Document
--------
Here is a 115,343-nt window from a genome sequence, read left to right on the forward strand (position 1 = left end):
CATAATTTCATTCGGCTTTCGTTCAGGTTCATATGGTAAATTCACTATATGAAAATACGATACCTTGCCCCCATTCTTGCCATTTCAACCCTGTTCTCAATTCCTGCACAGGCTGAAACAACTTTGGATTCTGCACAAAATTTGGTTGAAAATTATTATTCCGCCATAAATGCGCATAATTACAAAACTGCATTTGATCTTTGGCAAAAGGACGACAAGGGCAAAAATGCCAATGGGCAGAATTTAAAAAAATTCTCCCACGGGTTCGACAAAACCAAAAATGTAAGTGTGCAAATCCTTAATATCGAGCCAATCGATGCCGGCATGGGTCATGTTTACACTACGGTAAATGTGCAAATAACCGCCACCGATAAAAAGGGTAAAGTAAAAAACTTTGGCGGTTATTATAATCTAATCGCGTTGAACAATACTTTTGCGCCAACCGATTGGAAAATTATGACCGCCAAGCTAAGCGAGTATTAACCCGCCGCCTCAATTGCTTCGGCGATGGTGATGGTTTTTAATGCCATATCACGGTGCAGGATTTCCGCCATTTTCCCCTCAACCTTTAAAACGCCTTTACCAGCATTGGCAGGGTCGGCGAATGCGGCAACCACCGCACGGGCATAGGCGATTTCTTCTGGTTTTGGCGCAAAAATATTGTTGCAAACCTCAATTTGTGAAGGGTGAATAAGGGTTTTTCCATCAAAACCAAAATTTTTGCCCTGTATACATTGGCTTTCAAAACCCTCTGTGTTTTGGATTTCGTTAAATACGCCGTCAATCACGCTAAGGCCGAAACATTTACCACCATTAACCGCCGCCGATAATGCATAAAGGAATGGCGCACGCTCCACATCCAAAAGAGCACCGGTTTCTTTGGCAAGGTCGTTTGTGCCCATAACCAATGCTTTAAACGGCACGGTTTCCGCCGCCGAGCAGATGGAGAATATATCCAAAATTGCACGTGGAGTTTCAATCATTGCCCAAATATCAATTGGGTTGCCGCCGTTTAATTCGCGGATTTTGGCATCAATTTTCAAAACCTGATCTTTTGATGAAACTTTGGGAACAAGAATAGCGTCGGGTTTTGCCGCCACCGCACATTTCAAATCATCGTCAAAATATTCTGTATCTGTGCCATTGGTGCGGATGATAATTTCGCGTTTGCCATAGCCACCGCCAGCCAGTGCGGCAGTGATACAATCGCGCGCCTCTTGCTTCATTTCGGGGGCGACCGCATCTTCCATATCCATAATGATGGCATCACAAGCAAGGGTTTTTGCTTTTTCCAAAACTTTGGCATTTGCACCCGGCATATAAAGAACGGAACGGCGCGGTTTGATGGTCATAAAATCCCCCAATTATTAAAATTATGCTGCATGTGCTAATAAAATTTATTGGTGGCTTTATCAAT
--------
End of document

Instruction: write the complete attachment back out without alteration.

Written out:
Here is a 115,343-nt window from a genome sequence, read left to right on the forward strand (position 1 = left end):
CATAATTTCATTCGGCTTTCGTTCAGGTTCATATGGTAAATTCACTATATGAAAATACGATACCTTGCCCCCATTCTTGCCATTTCAACCCTGTTCTCAATTCCTGCACAGGCTGAAACAACTTTGGATTCTGCACAAAATTTGGTTGAAAATTATTATTCCGCCATAAATGCGCATAATTACAAAACTGCATTTGATCTTTGGCAAAAGGACGACAAGGGCAAAAATGCCAATGGGCAGAATTTAAAAAAATTCTCCCACGGGTTCGACAAAACCAAAAATGTAAGTGTGCAAATCCTTAATATCGAGCCAATCGATGCCGGCATGGGTCATGTTTACACTACGGTAAATGTGCAAATAACCGCCACCGATAAAAAGGGTAAAGTAAAAAACTTTGGCGGTTATTATAATCTAATCGCGTTGAACAATACTTTTGCGCCAACCGATTGGAAAATTATGACCGCCAAGCTAAGCGAGTATTAACCCGCCGCCTCAATTGCTTCGGCGATGGTGATGGTTTTTAATGCCATATCACGGTGCAGGATTTCCGCCATTTTCCCCTCAACCTTTAAAACGCCTTTACCAGCATTGGCAGGGTCGGCGAATGCGGCAACCACCGCACGGGCATAGGCGATTTCTTCTGGTTTTGGCGCAAAAATATTGTTGCAAACCTCAATTTGTGAAGGGTGAATAAGGGTTTTTCCATCAAAACCAAAATTTTTGCCCTGTATACATTGGCTTTCAAAACCCTCTGTGTTTTGGATTTCGTTAAATACGCCGTCAATCACGCTAAGGCCGAAACATTTACCACCATTAACCGCCGCCGATAATGCATAAAGGAATGGCGCACGCTCCACATCCAAAAGAGCACCGGTTTCTTTGGCAAGGTCGTTTGTGCCCATAACCAATGCTTTAAACGGCACGGTTTCCGCCGCCGAGCAGATGGAGAATATATCCAAAATTGCACGTGGAGTTTCAATCATTGCCCAAATATCAATTGGGTTGCCGCCGTTTAATTCGCGGATTTTGGCATCAATTTTCAAAACCTGATCTTTTGATGAAACTTTGGGAACAAGAATAGCGTCGGGTTTTGCCGCCACCGCACATTTCAAATCATCGTCAAAATATTCTGTATCTGTGCCATTGGTGCGGATGATAATTTCGCGTTTGCCATAGCCACCGCCAGCCAGTGCGGCAGTGATACAATCGCGCGCCTCTTGCTTCATTTCGGGGGCGACCGCATCTTCCATATCCATAATGATGGCATCACAAGCAAGGGTTTTTGCTTTTTCCAAAACTTTGGCATTTGCACCCGGCATATAAAGAACGGAACGGCGCGGTTTGATGGTCATAAAATCCCCCAATTATTAAAATTATGCTGCATGTGCTAATAAAATTTATTGGTGGCTTTATCAAT